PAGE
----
How a Military Chaplain is Finding Strength After News in Afghanistan

The importance of seeking encouragement through prayer, connection and camaraderie during these challenging times.

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Posted in , Aug 20, 2021

Kabul, Afghanistan; photo Getty Image/christophe_cerisier

Afghanistan is a hard place. The collapse of the Afghan government and the events that have occurred in the past week because of it have left me irritable, hurt, deeply disturbed and unsettled. News of the fall of major cities—Kunduz, Kandahar, Jalalabad, Khowst, Gahzni, Kabul—awakened memories of sacrifice, aspirations for freedom and hope of a people that now seem shattered. The indignity and dishonor symbolized by the chaos of crowds mobbing our departing Air Force C-17 on the Kabul International Airport runway leave me raw.

From May 2003 to April 2004, I served as Combined Joint Task Force 180 Chaplain, with religious support responsibilities covering United States and Allied Forces in Afghanistan, Uzbekistan and Pakistan. At our Change of Command Ceremony on the Bagram Airfield tarmac on April 15, 2004, I prayed: “Almighty God, the Scriptures record, ‘those who wait upon You get fresh strength. They spread their wings and soar like eagles.’” Now, some 17 years later, I find myself needing some of that strength the prophet Isaiah wrote so poetically about. For me, it comes in the following ways:

Reach out. Life in the Armed Forces is all about relationships. Whether veteran, Active Duty or Reserve, civilian or contractor, family member or deploying spouse, we take care of each other. Extend a hand. Do a “buddy check.” Few things are as valuable as the email I received earlier this week: “...the recent horrors in Afghanistan. I imagine it is hard to reckon with since you invested so much there.” Acknowledging pain and camaraderie through email, text, call, social media, or card, with an Armed Forces member or veteran you hold dear can renew and enhearten.

Pray. I find myself “doubling down” on petitions to God for our soldiers and Marines who are now deploying, Air Force crews and manifests flying in and out of Kabul, departing State Department officials processing Afghanistan citizens desiring exit. Prayers for former Afghan President Hamid Karzai, who is reportedly staying in Kabul to promote dialogue rather than violence, seem especially appropriate. Additionally, following through on the Apostle Paul’s words in Romans to “...pattern our lives after the One who took on the troubles of the troubled,” we can pray in solidarity for and with the Afghan people. Distressing news accounts, photos and videos can be incentives for such prayer.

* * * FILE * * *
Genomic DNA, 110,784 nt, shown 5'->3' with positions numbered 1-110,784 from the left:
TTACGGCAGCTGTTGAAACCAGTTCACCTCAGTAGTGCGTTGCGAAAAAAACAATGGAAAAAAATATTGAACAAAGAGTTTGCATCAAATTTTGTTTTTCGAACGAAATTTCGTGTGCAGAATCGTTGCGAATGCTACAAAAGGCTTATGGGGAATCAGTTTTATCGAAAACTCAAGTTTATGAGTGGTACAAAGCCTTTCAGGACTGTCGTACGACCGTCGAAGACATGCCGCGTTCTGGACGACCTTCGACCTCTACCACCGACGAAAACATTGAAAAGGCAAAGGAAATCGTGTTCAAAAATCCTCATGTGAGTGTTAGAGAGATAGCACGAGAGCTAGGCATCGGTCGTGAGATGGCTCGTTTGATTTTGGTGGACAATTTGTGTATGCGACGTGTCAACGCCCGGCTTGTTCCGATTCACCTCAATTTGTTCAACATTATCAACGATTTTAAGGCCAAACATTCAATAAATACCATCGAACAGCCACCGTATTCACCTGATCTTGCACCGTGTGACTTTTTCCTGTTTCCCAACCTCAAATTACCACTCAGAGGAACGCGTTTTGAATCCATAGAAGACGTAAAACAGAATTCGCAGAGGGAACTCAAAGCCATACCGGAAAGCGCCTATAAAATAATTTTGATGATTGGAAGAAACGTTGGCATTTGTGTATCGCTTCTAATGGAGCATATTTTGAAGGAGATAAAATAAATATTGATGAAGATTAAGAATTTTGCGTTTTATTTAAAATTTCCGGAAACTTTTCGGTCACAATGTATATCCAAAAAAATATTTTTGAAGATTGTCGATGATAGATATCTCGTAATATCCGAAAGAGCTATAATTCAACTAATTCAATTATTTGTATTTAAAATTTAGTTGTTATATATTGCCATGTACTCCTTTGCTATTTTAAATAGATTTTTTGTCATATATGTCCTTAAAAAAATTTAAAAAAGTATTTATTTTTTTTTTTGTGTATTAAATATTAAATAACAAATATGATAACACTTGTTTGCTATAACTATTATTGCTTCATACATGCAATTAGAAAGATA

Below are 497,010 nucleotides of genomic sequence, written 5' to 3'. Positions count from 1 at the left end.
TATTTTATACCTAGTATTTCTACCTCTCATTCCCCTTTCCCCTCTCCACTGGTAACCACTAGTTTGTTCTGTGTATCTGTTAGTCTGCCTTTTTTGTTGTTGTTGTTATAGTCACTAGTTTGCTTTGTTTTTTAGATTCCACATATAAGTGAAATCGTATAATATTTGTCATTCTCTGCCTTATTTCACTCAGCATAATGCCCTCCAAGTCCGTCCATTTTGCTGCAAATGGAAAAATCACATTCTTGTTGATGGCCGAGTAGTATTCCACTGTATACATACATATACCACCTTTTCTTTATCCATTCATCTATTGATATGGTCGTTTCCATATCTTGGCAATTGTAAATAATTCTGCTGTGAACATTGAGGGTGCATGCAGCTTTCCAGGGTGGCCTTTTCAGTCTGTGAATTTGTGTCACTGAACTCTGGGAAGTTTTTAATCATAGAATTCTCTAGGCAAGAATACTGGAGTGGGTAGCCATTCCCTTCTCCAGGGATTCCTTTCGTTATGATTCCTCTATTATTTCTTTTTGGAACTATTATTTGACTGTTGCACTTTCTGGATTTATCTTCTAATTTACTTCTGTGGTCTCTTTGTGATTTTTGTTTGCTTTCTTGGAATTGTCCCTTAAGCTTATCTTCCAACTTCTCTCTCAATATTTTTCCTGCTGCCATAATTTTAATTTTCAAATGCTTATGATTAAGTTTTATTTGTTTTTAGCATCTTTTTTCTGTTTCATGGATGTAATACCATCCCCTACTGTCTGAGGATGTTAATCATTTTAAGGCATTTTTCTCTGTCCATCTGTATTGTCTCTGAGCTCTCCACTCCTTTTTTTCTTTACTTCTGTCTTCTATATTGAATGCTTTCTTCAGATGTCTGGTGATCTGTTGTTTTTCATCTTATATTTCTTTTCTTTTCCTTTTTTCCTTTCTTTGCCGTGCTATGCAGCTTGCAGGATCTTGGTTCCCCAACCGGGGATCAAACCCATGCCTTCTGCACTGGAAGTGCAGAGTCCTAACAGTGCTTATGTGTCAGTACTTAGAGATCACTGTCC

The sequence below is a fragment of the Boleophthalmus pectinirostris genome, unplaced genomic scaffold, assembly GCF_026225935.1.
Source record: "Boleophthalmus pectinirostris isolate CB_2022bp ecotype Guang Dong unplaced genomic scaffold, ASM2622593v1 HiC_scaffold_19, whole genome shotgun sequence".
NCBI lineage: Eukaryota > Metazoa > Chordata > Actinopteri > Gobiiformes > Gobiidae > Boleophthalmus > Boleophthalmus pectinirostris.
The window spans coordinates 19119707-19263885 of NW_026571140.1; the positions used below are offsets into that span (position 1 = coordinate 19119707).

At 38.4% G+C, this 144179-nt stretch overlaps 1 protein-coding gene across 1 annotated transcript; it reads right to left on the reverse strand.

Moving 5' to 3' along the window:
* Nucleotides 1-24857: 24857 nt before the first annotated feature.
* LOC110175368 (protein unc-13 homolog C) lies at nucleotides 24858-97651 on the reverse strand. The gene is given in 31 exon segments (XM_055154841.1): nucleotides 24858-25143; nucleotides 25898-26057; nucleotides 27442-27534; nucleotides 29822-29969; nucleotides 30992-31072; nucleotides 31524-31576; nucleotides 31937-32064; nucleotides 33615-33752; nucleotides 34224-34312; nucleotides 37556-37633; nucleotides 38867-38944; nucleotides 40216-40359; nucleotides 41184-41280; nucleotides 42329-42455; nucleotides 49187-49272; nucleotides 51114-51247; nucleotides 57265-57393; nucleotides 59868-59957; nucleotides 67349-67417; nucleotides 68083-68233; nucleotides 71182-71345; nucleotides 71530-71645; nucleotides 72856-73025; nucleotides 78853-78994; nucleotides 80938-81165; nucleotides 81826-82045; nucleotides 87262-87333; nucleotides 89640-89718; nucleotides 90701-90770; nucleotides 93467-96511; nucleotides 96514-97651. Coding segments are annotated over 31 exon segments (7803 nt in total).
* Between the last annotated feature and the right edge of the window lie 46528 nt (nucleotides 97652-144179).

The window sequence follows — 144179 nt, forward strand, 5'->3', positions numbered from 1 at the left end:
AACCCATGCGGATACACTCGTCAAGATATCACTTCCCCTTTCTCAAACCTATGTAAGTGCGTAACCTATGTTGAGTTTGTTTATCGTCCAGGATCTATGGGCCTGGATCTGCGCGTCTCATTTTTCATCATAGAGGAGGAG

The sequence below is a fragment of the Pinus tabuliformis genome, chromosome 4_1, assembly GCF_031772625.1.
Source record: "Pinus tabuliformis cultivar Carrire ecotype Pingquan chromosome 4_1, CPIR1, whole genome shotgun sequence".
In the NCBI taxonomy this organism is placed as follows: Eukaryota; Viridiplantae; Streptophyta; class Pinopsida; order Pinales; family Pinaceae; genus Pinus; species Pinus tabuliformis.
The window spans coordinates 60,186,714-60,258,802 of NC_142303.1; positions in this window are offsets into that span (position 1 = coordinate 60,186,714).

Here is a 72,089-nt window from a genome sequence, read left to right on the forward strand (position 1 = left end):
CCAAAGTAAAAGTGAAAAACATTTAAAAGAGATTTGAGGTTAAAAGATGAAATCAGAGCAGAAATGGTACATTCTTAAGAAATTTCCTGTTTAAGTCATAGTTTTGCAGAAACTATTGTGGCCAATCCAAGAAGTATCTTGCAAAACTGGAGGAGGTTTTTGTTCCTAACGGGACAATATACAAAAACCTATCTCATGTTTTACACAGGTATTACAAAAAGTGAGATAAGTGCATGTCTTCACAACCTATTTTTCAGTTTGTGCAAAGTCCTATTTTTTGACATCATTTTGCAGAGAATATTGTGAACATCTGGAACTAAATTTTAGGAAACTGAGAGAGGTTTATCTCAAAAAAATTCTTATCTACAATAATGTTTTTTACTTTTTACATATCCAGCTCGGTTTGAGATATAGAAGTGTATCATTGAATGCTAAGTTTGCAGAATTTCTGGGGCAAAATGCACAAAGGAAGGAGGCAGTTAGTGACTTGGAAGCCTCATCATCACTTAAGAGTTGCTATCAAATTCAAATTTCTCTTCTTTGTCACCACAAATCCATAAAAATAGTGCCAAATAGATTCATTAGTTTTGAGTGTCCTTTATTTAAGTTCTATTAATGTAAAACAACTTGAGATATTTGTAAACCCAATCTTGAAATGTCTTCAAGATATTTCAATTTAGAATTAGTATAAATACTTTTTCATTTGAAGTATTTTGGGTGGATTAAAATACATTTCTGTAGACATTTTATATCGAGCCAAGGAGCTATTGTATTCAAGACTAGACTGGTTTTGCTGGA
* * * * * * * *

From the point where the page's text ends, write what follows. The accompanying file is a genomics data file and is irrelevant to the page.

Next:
Process. Voice your heaviness. Vent frustrations. Share feelings of disappointment. Seeking out a trusted friend to serve as an emotional “shock absorber,” someone who can hear bitter, distressing, sorrowful or unproductive feelings, is essential. Battle buddies from the past; esteemed family members; a former coach, teacher, mentor or rabbi, imam, priest or pastor; medical center or Veterans Affairs personnel; all can provide safe, helpful, listening and process-enabling ears.

Take responsibility. Avoid pointing fingers in blame. Shrill, angry, self-righteous “I told you so” pronouncements serve too often to divide and depress rather than unite and enlighten. We are all in this together. Realizing our shared humanity as citizens and friends of these United States of America can promote a spirit of consensus and humility so needed in these troublesome times.

Strengthen resolve. Heavy, sad feelings. Asking, “Was it worth it?” Most of us experience this dismay. Yet, in broader analysis, our individual and collective efforts in Afghanistan have kept al Qaeda from staging global attacks; we’ve offered pioneering opportunities for freedom and development; and together we have shared resources, friendship, treasure, sweat and blood that the human rights of all Afghan people might flourish.

On a deeper level, the sense of calling enjoyed by our Forces to serve and protect with discipline, love and leadership, is a source of profound, healthy pride and respect. The camaraderie of shared hardship, and professional competence to “support and defend the Constitution of the United States...” give meaning to the cause we have embraced. The glory of spirit and nobility of purpose championed by the women and men with whom we’ve served are humbling. They’ve steadfastly stood on watch for us all.

I concluded the Change of Command Ceremony prayer those many years ago with additional words echoing the prophet Isaiah: “...may [those] who follow us experience similar fulfillment—at the end of their tour—as we do now...to possess a deep sense of gratitude to You...and to delight in the fruits of one’s labor and be satisfied.” May we be encouraged, even in these uncertain days, with similar fulfillment and satisfaction, and be blessed.

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